Friday, September 5, 2008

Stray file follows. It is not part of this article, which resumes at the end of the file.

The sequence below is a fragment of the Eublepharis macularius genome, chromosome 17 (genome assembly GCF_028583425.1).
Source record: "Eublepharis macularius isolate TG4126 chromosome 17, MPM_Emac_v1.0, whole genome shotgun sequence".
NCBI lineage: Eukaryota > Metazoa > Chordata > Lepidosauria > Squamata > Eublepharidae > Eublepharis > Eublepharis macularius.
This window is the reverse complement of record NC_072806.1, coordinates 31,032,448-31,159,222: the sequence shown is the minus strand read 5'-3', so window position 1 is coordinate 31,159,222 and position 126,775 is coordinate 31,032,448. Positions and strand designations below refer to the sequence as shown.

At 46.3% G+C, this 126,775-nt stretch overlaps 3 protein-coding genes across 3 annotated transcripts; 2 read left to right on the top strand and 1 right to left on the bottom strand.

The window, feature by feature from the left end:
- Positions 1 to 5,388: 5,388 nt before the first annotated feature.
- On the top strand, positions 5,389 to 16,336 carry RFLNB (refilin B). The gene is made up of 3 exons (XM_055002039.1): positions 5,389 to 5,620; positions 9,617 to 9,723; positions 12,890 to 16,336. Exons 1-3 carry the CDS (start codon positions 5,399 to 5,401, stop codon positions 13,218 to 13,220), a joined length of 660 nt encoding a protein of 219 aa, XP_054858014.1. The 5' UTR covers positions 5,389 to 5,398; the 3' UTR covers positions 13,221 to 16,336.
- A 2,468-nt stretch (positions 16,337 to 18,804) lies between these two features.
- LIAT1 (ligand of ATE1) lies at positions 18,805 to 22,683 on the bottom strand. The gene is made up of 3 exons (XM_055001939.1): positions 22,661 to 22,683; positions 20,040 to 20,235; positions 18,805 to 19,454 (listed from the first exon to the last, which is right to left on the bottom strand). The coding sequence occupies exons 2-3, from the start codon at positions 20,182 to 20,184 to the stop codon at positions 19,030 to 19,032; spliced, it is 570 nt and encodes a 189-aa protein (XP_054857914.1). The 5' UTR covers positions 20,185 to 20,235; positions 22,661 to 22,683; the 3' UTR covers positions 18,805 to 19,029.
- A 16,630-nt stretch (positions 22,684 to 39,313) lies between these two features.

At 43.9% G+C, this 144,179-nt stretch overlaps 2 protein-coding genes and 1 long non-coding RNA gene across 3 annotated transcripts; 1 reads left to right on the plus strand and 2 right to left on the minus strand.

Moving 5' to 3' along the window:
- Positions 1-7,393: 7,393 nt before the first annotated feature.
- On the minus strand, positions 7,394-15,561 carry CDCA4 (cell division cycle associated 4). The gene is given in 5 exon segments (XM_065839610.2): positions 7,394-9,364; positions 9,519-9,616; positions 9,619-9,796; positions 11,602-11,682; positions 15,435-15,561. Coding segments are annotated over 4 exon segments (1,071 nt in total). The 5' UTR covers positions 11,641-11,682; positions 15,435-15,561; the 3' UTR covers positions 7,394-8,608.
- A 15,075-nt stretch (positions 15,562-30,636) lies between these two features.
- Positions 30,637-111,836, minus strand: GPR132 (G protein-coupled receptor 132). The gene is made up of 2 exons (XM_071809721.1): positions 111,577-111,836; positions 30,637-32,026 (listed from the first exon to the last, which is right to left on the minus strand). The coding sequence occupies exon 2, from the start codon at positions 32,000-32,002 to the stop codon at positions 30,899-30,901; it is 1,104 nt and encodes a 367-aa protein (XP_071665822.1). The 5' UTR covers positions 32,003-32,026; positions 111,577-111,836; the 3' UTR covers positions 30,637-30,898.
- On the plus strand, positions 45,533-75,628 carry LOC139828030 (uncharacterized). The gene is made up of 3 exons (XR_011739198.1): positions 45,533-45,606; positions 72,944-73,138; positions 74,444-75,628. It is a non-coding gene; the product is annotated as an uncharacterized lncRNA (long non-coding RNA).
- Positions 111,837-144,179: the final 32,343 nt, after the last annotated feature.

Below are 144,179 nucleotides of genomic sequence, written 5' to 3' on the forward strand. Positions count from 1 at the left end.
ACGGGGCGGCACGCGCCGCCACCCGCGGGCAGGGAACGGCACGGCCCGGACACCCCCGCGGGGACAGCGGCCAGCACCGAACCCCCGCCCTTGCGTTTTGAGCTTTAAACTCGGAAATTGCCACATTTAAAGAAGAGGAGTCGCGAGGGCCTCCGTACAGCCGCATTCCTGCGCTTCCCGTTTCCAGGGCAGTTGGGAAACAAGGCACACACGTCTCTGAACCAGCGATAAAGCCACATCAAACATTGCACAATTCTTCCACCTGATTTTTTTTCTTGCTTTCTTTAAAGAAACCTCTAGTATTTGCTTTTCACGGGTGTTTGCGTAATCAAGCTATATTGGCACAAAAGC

Bureaucratic power tends to increase. Accreditation of engineering schools is firmly under the control of a national organization called ABET. Originally intended to protect the public from fly-by-night schools, the board has over the years come to think that it knows more than all the universities, deans and professors put together. The result is a uniform curriculum and a great loss in educational creativity. Only a few great schools like Stanford and MIT, whose public reputations make them immune to ABET criticism, can afford to ignore the dictates of ABET. This is particularly true of the area called engineering design, which in most cases is nothing more than a glorified apprenticeship program that should take place in industry not in school. There is no better example of power corrupting well-meaning people who fall prey to the notion that they know better than everyone else. This kind of arrogance is common in all types of bureaucracy.